Based on experiments at Yale University using games with babies, some studies concluded that kindness is inherent to human beings. There are similar studies about the root of empathy in infancy – motor mirroring developing in the early months of life, to lead (optimally) to the easy concern shown by children for their peers in distress.
Barbara Taylor and Adam Phillips have stressed the element of necessary realism in adult kindness, as well as the way “real kindness changes people in the doing of it, often in unpredictable ways”.
Analysts warn that ‘real kindness changes people in the doing of it, often in unpredictable ways. Real kindness is an exchange with essentially unpredictable consequences’.
They also argue that, in a relationship, ‘real kindness, real fellow-feeling, entails hating and being hated – that is, really feeling available frustrations – and through this coming to a more real relationship’.
- The Tirukkural, an ancient Indian work on ethics and morality, dedicates a separate chapter on kindness (Chapter 8, verses 71–80), furthering the value in other chapters, such as hospitality (verses 81–90), uttering pleasant words (verses 91–100), compassion (verses 241–250), moral vegetarianism (verses 251–260), non-violence (verses 311–320), non-killing (verses 321–330), and benignity (verses 571–580), among others.
- Mark Twain from a compassion point of view considered “Kindness [as a] language which the deaf can hear and the blind can see.”
- It has been suggested that ‘most of Shakespeare’s opus could be considered a study of human kindness’.
- Robert Louis Stevenson considered that ‘the essence of love is kindness; and indeed it may best be defined as passionate kindness: kindness, so to speak, run mad and become importunate and violent’.
- The Christian apostle Paul lists kindness as one of the nine traits considered to be the “fruit of the Spirit” in Galatians 5:22. In 1 Corinthians 13:4 he states, “Love is patient, love is kind.”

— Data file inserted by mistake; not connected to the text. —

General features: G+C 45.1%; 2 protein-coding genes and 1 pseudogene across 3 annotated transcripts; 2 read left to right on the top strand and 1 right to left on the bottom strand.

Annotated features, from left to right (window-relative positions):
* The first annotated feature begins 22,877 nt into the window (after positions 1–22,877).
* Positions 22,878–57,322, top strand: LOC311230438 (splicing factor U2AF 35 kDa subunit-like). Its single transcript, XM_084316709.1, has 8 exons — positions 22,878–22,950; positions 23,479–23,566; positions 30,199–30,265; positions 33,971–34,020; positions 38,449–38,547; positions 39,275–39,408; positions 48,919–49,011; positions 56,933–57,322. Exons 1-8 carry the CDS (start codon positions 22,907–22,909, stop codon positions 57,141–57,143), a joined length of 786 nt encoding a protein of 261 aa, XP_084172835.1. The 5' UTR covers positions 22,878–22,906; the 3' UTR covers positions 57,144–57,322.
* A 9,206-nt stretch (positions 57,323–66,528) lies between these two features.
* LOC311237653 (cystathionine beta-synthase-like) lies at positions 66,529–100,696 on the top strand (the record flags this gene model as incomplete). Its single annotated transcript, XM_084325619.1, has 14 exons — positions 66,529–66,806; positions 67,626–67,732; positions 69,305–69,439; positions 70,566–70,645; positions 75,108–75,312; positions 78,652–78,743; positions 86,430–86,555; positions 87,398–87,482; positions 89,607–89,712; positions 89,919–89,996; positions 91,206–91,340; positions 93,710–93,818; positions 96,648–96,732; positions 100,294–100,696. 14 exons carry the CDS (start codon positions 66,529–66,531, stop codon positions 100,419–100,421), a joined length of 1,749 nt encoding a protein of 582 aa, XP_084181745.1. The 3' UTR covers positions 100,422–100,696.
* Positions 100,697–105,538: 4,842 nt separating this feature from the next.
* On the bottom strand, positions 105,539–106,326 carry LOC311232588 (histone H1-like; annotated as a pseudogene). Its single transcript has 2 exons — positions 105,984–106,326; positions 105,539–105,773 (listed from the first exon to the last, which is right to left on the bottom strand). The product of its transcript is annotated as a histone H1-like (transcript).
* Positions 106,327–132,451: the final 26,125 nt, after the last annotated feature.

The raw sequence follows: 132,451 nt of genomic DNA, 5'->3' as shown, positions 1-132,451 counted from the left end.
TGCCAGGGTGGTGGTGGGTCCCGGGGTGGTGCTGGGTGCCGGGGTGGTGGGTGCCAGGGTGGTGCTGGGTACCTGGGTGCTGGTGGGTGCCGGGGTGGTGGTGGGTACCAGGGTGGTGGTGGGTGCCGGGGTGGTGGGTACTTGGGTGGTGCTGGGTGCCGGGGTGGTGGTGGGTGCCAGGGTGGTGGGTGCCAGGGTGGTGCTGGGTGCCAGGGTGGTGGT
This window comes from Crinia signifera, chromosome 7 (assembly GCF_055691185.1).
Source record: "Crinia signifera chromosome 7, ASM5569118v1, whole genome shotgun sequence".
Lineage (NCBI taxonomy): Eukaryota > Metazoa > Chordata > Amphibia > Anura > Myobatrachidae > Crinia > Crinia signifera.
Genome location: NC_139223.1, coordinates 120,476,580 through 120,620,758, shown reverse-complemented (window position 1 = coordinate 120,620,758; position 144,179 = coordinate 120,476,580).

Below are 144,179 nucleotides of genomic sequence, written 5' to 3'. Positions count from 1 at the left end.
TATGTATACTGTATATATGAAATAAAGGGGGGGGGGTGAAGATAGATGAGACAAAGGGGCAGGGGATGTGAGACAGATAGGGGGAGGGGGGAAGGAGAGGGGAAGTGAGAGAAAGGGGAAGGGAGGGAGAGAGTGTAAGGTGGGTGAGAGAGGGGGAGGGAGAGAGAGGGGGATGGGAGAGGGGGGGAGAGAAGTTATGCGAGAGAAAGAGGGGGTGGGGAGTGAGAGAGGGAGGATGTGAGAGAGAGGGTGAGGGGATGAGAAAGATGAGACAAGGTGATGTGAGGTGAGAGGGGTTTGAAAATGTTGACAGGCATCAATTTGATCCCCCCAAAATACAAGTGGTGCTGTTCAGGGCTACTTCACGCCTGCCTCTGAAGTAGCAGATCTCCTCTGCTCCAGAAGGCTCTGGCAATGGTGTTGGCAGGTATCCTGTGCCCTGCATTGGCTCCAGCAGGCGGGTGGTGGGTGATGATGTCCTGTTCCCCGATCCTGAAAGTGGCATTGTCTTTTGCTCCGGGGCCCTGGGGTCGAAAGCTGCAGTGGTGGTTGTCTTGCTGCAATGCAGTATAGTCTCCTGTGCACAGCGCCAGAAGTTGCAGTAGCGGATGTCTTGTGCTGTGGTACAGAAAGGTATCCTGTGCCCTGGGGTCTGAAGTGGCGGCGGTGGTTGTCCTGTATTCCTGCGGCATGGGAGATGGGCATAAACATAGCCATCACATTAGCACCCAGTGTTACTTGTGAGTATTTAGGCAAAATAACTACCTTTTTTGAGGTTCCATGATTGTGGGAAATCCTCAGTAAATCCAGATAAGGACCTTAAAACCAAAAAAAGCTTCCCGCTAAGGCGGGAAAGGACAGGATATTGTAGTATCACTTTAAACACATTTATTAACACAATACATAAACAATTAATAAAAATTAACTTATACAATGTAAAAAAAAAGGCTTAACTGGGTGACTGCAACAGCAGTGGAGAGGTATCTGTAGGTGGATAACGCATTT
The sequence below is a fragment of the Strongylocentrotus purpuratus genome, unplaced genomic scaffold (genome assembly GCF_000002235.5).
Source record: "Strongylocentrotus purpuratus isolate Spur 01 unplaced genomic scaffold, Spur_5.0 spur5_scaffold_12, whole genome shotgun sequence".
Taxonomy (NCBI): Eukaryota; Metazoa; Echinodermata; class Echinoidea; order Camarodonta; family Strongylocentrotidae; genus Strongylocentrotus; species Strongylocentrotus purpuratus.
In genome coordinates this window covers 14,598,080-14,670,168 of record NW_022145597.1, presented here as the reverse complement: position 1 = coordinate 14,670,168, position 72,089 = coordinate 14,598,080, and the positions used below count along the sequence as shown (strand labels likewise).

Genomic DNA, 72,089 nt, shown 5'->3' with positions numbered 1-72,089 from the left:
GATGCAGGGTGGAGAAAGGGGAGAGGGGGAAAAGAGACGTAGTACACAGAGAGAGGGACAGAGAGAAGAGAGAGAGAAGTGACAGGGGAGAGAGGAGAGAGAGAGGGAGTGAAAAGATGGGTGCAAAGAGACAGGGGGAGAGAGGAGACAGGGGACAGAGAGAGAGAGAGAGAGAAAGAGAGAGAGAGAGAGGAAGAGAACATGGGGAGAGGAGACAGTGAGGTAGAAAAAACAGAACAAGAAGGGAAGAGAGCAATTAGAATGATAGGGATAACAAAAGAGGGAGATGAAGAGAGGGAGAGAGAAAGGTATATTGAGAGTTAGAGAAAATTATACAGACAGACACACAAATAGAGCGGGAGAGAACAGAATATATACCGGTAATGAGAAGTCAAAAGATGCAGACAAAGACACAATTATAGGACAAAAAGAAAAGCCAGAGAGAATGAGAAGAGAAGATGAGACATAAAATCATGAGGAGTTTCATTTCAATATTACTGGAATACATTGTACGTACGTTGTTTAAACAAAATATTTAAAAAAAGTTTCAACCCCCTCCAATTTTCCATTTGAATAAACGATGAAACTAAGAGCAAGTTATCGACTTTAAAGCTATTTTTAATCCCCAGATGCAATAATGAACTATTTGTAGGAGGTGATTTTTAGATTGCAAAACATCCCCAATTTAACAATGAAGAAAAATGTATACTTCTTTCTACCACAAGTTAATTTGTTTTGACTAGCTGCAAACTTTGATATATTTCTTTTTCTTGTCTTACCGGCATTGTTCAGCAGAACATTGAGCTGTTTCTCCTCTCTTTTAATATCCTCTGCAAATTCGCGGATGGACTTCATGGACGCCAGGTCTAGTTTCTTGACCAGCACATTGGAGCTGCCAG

Based on the novel of the same name written in 1999 by the founder Catherine Ryan Hyde, the motion picture Pay it Forward, which starred Kevin Spacey, Helen Hunt, Haley Joel Osment and Jon Bon Jovi, illustrates the power one person can have to make an impact on a chain reaction of kind deeds. The philosophy of Pay It Forward is that through acts of kindness among strangers, we all foster a more caring society. In the book and film, Reuben St. Clair, a social studies teacher in Atascadero, California, challenges his students to “change the world”. One of his students, Trevor, takes the challenge to heart. He starts by showing kindness to a stranger which ripples further than he could have ever imagined.
In October 2011, Life Vest Inside posted a video called “Kindness Boomerang”. It shows how one act of kindness passes seamlessly from one person to the next and boomerangs back to the person who set it into motion. Orly Wahba, Life Vest Inside Founder and Director of Kindness Boomerang explains that each scene was based on real-life experiences she personally went through; moments of kindness that left a lasting impression on her life. Within several months after its release, Kindness Boomerang went viral; reaching over 20 million people globally and eventually invading Wahba spot on TED2013 stage to speak about the power of kindness.
Singer-songwriter Harry Styles has been promoting kindness since at least 2017 with his slogan ‘Treat People with Kindness’, also abbreviated to ‘TPWK’.
Adapted from Wikipedia, the free encyclopedia